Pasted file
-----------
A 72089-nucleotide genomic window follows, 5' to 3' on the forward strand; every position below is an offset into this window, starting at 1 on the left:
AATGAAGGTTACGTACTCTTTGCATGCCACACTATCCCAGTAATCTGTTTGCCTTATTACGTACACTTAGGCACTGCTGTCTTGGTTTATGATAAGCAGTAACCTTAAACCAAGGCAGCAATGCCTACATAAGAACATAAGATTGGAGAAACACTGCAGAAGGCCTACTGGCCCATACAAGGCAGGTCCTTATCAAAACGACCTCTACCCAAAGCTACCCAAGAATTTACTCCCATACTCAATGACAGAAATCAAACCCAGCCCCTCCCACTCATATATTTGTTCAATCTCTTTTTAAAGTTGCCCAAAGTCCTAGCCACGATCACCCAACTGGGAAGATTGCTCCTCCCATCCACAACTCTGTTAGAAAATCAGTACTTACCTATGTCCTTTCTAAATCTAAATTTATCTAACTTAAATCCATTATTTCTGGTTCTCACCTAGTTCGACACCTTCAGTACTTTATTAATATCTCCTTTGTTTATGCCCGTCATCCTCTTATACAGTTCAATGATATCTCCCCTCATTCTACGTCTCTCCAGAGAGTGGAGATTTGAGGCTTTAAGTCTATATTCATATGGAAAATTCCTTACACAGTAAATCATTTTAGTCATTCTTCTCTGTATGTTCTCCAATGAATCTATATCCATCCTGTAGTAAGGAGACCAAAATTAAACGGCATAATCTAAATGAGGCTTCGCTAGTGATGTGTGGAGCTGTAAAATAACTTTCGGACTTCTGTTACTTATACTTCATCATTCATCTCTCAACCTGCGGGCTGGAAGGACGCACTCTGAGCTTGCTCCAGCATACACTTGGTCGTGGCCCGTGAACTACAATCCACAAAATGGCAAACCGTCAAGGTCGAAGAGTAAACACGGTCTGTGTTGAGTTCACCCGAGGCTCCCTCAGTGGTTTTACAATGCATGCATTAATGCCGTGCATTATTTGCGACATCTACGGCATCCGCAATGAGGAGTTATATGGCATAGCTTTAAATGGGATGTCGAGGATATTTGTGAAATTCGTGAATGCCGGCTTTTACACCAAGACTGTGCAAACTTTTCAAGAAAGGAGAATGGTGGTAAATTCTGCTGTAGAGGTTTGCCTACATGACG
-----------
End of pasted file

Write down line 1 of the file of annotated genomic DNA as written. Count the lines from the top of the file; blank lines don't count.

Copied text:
A 72089-nucleotide genomic window follows, 5' to 3' on the forward strand; every position below is an offset into this window, starting at 1 on the left: